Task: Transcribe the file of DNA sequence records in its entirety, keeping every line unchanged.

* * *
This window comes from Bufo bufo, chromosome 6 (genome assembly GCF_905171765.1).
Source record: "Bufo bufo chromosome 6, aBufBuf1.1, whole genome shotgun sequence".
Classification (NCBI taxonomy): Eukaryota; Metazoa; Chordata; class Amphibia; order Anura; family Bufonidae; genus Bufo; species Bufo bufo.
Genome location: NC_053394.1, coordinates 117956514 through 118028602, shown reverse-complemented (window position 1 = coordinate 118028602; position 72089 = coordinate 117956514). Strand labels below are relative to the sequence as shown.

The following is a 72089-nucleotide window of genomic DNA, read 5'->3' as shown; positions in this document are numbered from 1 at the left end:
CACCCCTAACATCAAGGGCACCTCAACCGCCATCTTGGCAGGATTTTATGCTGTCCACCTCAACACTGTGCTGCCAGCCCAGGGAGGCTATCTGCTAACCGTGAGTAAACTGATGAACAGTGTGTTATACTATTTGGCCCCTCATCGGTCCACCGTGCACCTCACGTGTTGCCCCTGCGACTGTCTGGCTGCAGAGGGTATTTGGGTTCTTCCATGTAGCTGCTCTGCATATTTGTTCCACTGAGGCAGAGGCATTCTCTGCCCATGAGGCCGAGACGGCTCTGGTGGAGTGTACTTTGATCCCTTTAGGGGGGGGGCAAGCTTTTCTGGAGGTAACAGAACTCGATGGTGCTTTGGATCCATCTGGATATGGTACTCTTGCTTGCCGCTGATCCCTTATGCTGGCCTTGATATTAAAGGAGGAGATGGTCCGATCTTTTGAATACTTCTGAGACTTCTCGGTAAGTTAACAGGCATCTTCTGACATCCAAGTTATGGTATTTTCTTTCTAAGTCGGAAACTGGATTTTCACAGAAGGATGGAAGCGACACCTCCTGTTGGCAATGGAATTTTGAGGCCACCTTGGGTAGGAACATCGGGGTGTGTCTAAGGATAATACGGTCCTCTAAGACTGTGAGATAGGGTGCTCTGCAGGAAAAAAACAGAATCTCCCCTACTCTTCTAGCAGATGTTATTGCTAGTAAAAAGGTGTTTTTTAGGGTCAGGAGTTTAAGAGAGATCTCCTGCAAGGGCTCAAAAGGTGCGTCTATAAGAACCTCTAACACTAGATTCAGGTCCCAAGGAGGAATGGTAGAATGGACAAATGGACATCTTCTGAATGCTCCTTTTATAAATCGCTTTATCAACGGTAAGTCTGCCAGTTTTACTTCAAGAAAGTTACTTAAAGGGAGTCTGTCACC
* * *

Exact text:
This window comes from Bufo bufo, chromosome 6 (genome assembly GCF_905171765.1).
Source record: "Bufo bufo chromosome 6, aBufBuf1.1, whole genome shotgun sequence".
Classification (NCBI taxonomy): Eukaryota; Metazoa; Chordata; class Amphibia; order Anura; family Bufonidae; genus Bufo; species Bufo bufo.
Genome location: NC_053394.1, coordinates 117956514 through 118028602, shown reverse-complemented (window position 1 = coordinate 118028602; position 72089 = coordinate 117956514). Strand labels below are relative to the sequence as shown.

The following is a 72089-nucleotide window of genomic DNA, read 5'->3' as shown; positions in this document are numbered from 1 at the left end:
CACCCCTAACATCAAGGGCACCTCAACCGCCATCTTGGCAGGATTTTATGCTGTCCACCTCAACACTGTGCTGCCAGCCCAGGGAGGCTATCTGCTAACCGTGAGTAAACTGATGAACAGTGTGTTATACTATTTGGCCCCTCATCGGTCCACCGTGCACCTCACGTGTTGCCCCTGCGACTGTCTGGCTGCAGAGGGTATTTGGGTTCTTCCATGTAGCTGCTCTGCATATTTGTTCCACTGAGGCAGAGGCATTCTCTGCCCATGAGGCCGAGACGGCTCTGGTGGAGTGTACTTTGATCCCTTTAGGGGGGGGGCAAGCTTTTCTGGAGGTAACAGAACTCGATGGTGCTTTGGATCCATCTGGATATGGTACTCTTGCTTGCCGCTGATCCCTTATGCTGGCCTTGATATTAAAGGAGGAGATGGTCCGATCTTTTGAATACTTCTGAGACTTCTCGGTAAGTTAACAGGCATCTTCTGACATCCAAGTTATGGTATTTTCTTTCTAAGTCGGAAACTGGATTTTCACAGAAGGATGGAAGCGACACCTCCTGTTGGCAATGGAATTTTGAGGCCACCTTGGGTAGGAACATCGGGGTGTGTCTAAGGATAATACGGTCCTCTAAGACTGTGAGATAGGGTGCTCTGCAGGAAAAAAACAGAATCTCCCCTACTCTTCTAGCAGATGTTATTGCTAGTAAAAAGGTGTTTTTTAGGGTCAGGAGTTTAAGAGAGATCTCCTGCAAGGGCTCAAAAGGTGCGTCTATAAGAACCTCTAACACTAGATTCAGGTCCCAAGGAGGAATGGTAGAATGGACAAATGGACATCTTCTGAATGCTCCTTTTATAAATCGCTTTATCAACGGTAAGTCTGCCAGTTTTACTTCAAGAAAGTTACTTAAAGGGAGTCTGTCACC